CFS has a portfolio of premium eastern states shopping centres, including Chadstone in Melbourne and Chatswood Chase in Sydney, and is almost 75% weighted to Melbourne and Brisbane locations.
Almost all of the main concerns about CFS stem from changing consumer behaviour, and the high number of tenants in the mid-level clothing sector that is being squeezed hardest by these changes. Weakened consumer confidence is coinciding with pressure from international competition and the internet, and the worse off these retailers are the lower the expected rent for the landlords can be going forward.
CFS was also hit with a downgrade in initial yield for the Emporium development in Melbourne, which is roughly a year behind schedule, and may not attract some of the rents and demand from specialty stores expected – and lead to further writedowns.
There are plenty of positives however. Consumer sentiment is improving and speciality sales lifted more than 4% in the most recent quarter. Most retailers are optimistic heading into the peak Christmas season, and rates are in an easing cycle freeing up household cash. CFS is selling 50% stakes in some of its larger sites, such as Myer Centre in Brisbane, to reinvest money in developments or buybacks. At the current share price, the newsletters recognise there’s plenty of risk priced in already, and some decent reasons to keep holding on – with an eye to the broader long-term retail trends.
- Investors are advised to hold CFS at current levels.
Origin Energy (ORG)
With one-third of the Australian market, Origin is not only providing the proverbial ‘power to the people’, but making plenty of money of it too – perhaps not what John Lennon had in mind. Its share has price also came under pressure over the past fortnight, falling more than 10% amid growing investor concerns about cost blowouts at liquefied natural gas projects, and the potential for this to spread to Origin’s stake in the APLNG project. The newsletters aren’t too concerned, though, and are firmly calling the stock a ‘buy’.
Comparisons are often made in the energy retailing business with AGL (AGK), recently discussed in Collected Wisdom, and Origin’s business has roughly half a million more customers. There are compelling reasons to suggest Origin’s 37.5% stake in APLNG could add a further $4 billion or so to its value, though its eventual stake is likely to be 30% after an intended reduction.
The investment press agrees cost blowouts at LNG projects are a reality, but argues that the share price risk discount may be excessive, with 70% of costs fixed and the same amount denominated in Australian dollars.
Far from being wary of the company’s prospects, the view is that Origin is a company with ample funding headroom, billions of dollars of undrawn debt in case costs do increase, stable revenue streams, underlying profits of nearly $900 million last year, tremendous upside in the LNG assets and a forecast dividend yield of 7% after franking credits are factored in. It’s an attractive picture.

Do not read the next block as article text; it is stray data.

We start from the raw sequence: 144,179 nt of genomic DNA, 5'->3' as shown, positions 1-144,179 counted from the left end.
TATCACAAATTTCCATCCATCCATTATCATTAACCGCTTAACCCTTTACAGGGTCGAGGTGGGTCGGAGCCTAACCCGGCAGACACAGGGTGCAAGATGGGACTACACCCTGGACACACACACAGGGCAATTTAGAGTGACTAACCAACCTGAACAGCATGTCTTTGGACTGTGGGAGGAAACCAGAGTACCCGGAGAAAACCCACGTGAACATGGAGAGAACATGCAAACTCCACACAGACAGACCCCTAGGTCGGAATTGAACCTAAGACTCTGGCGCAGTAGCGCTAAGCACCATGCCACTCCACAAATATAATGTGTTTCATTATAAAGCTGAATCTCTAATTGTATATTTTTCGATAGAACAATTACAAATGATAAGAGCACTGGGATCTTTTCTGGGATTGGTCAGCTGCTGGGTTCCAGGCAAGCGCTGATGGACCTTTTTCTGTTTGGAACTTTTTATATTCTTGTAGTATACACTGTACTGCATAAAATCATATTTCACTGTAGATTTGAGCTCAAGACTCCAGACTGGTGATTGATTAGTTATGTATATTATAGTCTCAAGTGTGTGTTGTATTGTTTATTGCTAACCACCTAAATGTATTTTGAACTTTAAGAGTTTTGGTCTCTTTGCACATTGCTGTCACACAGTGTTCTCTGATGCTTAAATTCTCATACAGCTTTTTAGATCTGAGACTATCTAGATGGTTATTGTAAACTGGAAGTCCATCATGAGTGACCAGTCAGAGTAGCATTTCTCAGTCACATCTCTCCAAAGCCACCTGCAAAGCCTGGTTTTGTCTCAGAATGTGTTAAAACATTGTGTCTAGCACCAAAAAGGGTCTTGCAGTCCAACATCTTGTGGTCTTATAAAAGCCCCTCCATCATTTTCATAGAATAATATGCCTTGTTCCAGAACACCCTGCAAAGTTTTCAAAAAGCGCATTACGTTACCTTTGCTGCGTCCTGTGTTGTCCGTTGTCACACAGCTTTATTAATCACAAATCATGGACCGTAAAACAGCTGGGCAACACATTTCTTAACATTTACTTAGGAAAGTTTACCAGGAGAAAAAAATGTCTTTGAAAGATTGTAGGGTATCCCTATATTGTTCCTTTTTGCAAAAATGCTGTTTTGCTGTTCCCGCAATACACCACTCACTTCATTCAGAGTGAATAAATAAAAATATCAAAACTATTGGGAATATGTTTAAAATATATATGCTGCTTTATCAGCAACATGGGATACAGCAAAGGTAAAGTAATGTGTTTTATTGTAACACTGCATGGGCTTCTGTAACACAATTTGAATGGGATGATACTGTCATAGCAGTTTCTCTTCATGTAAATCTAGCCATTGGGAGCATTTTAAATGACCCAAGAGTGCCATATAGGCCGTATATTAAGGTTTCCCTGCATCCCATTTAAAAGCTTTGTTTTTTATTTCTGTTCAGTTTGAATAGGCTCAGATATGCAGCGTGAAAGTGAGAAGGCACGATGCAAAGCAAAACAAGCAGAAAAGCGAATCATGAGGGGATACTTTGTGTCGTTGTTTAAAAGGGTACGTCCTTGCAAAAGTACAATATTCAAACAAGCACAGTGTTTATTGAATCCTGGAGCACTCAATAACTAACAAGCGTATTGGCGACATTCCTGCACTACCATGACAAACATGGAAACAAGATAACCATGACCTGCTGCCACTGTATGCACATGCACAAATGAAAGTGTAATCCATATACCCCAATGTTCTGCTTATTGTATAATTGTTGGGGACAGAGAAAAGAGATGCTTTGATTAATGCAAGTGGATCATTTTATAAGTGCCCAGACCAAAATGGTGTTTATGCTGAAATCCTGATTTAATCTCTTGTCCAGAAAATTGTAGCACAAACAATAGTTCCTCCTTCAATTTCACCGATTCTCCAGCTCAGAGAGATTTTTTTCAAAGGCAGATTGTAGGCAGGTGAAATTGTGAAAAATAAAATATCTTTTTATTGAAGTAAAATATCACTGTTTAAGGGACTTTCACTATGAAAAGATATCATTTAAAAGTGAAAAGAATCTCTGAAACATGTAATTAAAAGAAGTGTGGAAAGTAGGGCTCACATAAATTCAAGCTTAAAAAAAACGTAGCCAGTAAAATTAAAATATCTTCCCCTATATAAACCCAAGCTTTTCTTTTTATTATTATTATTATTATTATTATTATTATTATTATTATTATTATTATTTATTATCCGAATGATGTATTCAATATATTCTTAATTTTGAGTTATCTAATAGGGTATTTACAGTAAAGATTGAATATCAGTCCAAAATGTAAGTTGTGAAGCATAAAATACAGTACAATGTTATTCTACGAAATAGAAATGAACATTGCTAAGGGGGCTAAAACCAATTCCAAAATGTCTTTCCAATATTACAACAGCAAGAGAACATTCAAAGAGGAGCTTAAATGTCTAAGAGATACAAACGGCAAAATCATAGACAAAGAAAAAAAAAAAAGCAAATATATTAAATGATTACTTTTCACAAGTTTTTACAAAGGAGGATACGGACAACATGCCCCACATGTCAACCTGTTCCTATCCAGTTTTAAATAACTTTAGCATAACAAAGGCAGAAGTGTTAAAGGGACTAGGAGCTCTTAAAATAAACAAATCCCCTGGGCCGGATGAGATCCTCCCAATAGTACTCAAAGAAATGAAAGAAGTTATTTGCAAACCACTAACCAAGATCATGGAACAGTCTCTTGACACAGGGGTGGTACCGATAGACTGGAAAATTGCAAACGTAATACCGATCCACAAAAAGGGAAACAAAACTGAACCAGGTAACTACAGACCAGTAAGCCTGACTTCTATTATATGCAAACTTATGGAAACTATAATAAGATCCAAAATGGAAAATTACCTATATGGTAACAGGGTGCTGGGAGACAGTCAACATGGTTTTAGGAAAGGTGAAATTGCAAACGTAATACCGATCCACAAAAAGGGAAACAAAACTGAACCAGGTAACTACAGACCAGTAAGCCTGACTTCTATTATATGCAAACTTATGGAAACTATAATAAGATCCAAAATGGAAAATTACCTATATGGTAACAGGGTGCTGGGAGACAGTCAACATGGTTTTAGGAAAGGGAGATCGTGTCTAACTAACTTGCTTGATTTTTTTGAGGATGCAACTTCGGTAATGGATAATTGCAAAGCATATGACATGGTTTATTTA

- Investors are advised to buy Origin at current levels.
Last week Collected Wisdom looked at QBE, which tucked some concerning US drought-based costs into the headline hit from Hurricane Sandy. Now engineering professional services firm Cardno has also pointed to the storm, which left its New York office without power for several weeks, as a source of trouble – although the newsletters agree the company has bigger problems.
Cardno shares are more than 20% lower since guidance last week for a net profit between $36-$40 million. While the previous year posted $36.1 million, 2012 has seen several acquisitions and sales growth the newsletters expect to be somewhere in the range of 13-20% thanks to those purchases.
That buzzword of acquisitions – synergies – is turning into a bugbear for the investment press, with some noting the company’s portfolio of businesses offer few savings and opportunities for cross-selling.
Almost 60% of the company’s revenue is now derived from the US, and Sandy actually offers some upside from the clean-up work it has created, and the investment press notes the environment sector there is essential to Cardno’s growth prospects there.
Finally, the newsletters urge better transparency – particularly in light of the significant recent swathe of acquisitions. Clarity on earnings, and the performance of the major businesses purchased (if not all operations), may help to explain the disappointing profit outlook, the newsletters say, and avoid the overselling of stock in anticipation of further problems. Without that clarity, the investment press have little faith.
- Investors are advised to sell Cardno at current levels.
Watching the Directors
Directors are pocketing profits at McMillan Shakespeare (MMS) after chief executive Michael Kay and non-executive director Ross Chessari each sold large parcels of stock last week. Chessari moved a total of 174,122 shares for $2,177,525 over two days, while Kay sold 219,576 shares in total over four days, for a total of $2,740,853. McMillan Shakespeare’s share price is up more than 50% in the year to date.